The success of our profession exists within a web of ever-changing socioeconomic and political factors, and we find ourselves working tirelessly to be the best at what we do within these opportunities and constraints. We tend to be defined by our victories and left to learn from our losses, assuming our collective humility can overstep pride. My hope for us as designers, though, lays more in the context of our intangible legacies rather than built victories, and I believe that such successes will lead us to become industry leaders in the truest sense.

After traveling to Africa back in October on a mission trip, my life, both personal and professional, has been forever changed. The village where our church group stayed, Mwachinga, was the epitome of adversity – our new friends lived in straw-thatched mud huts with dirt floors and had limited access to water at great distances from their homes. Food came at a price often too high to pay, exacerbated by starved crops and livestock. Countless children, including many with special needs, went without basic education as school fees were too cumbersome. Tiny, dusty feet walked among aimlessly wandering cattle searching for anything to eat. The children were fed ugali (a stiff porridge made from corn meal and water), when possible, to absorb some of the effects of starvation, but that meal, too, could be a rare commodity. Shade was sparse, especially along the barren hillsides, but in its refuge could be found odd friendships of thin puppies, baby goats, and chickens.

In the face of this extreme adversity, the joy of the villagers when faced with our willingness to help seemed uncanny. I spent an afternoon speaking with a man about the small building he was constructing in which to help feed people via the local church we were there helping to establish. He explained his construction process more intently once he discovered my profession and we were able to re-strategize a few building hurdles in order to anticipate and withstand the impending rainy season. I am certain that collaboration was one of the greatest moments of my career.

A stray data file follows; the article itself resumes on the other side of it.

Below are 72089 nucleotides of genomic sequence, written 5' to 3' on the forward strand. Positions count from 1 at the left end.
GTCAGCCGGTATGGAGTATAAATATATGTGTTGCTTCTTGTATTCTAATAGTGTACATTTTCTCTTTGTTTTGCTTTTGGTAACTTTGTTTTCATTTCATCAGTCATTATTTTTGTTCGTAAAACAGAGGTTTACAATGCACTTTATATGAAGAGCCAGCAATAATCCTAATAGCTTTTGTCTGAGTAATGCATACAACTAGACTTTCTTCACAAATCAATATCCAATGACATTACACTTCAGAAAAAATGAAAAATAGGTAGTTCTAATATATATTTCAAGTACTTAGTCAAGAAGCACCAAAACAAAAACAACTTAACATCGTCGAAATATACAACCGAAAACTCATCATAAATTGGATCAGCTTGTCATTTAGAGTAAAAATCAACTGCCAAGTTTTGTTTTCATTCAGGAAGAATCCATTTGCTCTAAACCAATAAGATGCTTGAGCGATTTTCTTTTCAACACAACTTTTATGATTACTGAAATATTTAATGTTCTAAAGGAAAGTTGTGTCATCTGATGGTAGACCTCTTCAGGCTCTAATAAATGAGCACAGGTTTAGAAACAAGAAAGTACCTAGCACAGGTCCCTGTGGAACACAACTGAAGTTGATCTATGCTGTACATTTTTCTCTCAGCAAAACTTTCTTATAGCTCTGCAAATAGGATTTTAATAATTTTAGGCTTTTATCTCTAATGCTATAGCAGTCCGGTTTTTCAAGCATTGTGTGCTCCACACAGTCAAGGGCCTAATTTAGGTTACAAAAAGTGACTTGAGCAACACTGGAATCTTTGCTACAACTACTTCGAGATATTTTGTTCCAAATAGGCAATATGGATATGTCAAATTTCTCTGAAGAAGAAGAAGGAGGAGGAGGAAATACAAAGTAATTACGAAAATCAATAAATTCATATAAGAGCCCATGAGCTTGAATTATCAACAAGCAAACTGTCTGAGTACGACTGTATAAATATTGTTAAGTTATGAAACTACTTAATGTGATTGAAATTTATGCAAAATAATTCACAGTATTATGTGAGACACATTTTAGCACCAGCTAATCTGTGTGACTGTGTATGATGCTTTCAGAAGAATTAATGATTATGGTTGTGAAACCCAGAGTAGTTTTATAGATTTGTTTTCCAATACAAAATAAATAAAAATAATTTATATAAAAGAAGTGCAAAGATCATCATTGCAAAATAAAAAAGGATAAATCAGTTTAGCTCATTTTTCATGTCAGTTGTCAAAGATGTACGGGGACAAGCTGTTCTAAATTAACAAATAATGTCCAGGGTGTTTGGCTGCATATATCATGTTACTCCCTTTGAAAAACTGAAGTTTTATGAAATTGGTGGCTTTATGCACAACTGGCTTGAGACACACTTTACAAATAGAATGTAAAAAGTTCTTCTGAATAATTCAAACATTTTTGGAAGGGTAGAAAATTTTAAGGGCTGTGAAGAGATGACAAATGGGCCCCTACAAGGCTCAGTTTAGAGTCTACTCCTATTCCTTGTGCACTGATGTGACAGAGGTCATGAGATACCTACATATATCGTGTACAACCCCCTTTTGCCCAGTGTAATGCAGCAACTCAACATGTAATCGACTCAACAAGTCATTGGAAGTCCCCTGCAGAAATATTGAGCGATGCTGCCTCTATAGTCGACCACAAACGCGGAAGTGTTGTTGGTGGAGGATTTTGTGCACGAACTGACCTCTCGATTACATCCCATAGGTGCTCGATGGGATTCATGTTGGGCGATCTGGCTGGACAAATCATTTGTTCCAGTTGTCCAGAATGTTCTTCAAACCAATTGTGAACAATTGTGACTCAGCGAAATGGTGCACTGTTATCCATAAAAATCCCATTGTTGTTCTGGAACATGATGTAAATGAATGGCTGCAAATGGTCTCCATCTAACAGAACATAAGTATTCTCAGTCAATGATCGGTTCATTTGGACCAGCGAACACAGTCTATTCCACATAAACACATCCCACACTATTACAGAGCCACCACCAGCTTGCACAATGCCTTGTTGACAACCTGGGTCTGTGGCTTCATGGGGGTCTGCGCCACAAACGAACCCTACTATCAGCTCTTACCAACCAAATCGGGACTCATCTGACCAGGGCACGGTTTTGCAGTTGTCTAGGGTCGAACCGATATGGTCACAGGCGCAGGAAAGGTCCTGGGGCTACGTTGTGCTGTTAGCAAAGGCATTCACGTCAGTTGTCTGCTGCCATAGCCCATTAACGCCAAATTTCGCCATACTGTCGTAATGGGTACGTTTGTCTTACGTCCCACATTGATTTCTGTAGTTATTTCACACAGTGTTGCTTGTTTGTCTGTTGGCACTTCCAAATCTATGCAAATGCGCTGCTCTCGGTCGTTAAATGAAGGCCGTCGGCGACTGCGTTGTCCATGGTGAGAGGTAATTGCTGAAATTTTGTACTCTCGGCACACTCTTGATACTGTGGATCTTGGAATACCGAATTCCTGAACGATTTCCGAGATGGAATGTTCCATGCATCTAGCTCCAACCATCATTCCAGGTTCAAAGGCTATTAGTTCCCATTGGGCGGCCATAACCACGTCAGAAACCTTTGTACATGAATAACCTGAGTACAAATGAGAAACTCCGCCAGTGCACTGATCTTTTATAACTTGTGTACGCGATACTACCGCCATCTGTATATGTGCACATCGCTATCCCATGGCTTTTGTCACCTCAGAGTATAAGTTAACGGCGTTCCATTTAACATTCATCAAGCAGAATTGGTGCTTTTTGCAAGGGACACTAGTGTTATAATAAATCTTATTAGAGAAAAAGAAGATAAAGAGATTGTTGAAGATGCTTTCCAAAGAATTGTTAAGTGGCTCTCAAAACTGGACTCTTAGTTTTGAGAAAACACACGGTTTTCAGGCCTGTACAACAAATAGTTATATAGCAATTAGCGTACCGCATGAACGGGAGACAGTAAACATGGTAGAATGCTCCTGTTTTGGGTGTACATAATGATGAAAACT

The beauty of hope is that it traverses every landscape to claim a faithfulness that supersedes any present reality covering it. We have the unique privilege as designers and place makers for real people to first understand their realities and their needs before we make assumptions. Our pro-bono work offers a great platform for us to generate intangible legacies by genuinely getting to know the people we’re providing for. In the Dallas office, we’ve invested in our pro-bono projects by volunteering with other organizations already associated with those in need and then designing to their circumstances. Three recent examples of this kind of work stand out for me.

The True Worth Homeless Resource Center has just completed construction and had its soft opening last week. We’ll soon be able to analyze the strength of our design decisions based on the personal research we did at the front end, a lesson which will be a telling post-occupancy study for us. The Feed by Grace Master Plan project is currently being fundraised based on the package we generated from our experience serving the homeless on site. The Real School Gardens Design/Build we designed and participated in has been operational for over a year now and we’ve kept in touch with the teachers who use that space to educate their students. We’ve been able to see how our thoughtful approaches have benefited future generations, and to us, it’s been well worth the extra hours.

My hope is that we continue to forge into the most challenging and ever-changing climates within which we operate, but that we do so with a bent toward the people to whom we’re in service. To us, creating legacy should be so much more than the orchestration of tangible things to make places.

Amanda Kronk is a designer in the Dallas studio.


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